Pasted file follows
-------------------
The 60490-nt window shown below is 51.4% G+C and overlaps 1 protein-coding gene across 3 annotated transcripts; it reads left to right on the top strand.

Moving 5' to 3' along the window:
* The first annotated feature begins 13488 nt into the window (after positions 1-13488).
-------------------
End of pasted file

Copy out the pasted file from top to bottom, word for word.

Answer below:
The 60490-nt window shown below is 51.4% G+C and overlaps 1 protein-coding gene across 3 annotated transcripts; it reads left to right on the top strand.

Moving 5' to 3' along the window:
* The first annotated feature begins 13488 nt into the window (after positions 1-13488).